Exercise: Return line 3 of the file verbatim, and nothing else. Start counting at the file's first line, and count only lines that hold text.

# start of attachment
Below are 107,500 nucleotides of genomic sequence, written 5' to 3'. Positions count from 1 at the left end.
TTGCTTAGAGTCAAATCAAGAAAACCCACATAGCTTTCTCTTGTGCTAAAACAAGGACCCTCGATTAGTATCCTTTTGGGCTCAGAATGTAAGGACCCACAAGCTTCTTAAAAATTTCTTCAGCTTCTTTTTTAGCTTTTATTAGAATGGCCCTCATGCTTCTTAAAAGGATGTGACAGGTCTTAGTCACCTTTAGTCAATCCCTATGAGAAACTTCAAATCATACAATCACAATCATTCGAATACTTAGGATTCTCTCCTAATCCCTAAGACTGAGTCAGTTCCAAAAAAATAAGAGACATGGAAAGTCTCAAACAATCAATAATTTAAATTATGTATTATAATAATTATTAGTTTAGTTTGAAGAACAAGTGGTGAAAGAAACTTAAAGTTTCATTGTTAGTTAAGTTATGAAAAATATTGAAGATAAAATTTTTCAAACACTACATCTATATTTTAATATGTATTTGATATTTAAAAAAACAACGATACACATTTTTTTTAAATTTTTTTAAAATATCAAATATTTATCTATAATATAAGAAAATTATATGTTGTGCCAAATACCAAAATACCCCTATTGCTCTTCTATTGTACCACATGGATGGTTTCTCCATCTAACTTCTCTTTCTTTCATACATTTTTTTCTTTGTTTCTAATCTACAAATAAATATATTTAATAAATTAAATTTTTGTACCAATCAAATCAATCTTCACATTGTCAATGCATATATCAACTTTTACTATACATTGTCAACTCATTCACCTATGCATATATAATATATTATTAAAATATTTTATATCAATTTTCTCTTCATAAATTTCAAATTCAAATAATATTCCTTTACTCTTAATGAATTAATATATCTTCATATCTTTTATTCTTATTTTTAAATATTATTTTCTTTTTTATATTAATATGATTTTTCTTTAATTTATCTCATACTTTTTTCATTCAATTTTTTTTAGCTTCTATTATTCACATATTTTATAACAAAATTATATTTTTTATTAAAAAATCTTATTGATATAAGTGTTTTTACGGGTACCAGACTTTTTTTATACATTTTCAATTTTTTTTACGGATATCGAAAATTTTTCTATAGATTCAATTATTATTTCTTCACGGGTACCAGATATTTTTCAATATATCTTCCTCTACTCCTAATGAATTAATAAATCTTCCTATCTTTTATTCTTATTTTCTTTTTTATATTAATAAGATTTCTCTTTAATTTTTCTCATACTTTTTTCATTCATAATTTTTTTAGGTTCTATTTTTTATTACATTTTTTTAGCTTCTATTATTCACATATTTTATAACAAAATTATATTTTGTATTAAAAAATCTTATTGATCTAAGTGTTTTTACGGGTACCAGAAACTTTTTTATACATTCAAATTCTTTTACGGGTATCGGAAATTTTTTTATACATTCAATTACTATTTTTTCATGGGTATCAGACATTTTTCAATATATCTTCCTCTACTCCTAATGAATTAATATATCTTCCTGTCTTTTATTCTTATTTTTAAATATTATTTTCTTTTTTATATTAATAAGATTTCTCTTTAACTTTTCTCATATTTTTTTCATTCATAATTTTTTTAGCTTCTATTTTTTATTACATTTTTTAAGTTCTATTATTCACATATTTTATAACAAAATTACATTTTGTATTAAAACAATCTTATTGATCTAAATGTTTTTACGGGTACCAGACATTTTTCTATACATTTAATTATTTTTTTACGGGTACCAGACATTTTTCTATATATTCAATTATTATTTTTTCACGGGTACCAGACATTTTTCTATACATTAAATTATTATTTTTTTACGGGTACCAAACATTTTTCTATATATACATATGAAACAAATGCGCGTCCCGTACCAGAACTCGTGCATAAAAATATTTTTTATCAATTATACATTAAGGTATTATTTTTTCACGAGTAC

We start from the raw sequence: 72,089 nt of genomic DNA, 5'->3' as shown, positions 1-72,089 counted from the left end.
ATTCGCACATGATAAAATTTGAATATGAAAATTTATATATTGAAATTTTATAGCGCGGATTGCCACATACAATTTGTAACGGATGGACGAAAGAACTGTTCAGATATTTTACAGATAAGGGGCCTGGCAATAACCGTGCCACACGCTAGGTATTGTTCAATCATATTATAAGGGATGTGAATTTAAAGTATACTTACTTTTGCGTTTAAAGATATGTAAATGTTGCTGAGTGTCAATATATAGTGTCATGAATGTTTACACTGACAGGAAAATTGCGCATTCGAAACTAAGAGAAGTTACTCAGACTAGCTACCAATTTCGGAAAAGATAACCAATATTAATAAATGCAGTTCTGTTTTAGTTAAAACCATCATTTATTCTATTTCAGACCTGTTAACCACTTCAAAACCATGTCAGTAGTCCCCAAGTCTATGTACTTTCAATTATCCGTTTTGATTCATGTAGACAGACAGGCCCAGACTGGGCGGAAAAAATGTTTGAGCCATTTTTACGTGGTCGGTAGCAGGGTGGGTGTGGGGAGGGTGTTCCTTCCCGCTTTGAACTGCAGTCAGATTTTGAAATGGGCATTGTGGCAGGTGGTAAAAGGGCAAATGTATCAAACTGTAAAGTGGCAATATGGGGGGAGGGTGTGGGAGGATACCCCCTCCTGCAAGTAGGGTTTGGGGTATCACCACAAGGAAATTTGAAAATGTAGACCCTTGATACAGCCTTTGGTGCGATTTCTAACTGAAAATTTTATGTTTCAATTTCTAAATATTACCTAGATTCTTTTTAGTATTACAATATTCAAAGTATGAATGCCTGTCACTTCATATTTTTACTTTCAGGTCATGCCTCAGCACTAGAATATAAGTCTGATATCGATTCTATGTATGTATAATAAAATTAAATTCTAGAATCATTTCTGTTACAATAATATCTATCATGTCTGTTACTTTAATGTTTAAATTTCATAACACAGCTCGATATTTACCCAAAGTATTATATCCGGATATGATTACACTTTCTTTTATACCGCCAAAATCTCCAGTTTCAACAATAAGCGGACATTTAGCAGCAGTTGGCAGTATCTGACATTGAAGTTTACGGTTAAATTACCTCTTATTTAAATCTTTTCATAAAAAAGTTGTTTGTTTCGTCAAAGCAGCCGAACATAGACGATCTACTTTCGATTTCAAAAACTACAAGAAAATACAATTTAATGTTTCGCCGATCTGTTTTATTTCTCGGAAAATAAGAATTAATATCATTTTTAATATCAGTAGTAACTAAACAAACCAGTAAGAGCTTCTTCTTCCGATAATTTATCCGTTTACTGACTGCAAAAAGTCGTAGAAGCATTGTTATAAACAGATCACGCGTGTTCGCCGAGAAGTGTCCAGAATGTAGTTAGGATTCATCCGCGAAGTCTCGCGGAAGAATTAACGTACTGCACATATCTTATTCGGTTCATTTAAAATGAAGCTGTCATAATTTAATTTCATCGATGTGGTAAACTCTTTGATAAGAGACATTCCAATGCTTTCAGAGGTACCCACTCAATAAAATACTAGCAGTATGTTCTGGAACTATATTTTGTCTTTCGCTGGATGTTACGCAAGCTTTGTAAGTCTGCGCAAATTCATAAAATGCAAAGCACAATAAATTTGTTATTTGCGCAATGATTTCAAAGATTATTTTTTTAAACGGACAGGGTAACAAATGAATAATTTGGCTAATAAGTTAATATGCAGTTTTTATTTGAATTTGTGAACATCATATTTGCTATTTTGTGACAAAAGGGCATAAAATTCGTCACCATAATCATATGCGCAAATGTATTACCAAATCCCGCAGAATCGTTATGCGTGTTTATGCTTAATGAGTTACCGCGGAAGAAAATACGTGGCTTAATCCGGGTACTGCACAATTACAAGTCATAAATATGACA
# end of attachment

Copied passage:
We start from the raw sequence: 72,089 nt of genomic DNA, 5'->3' as shown, positions 1-72,089 counted from the left end.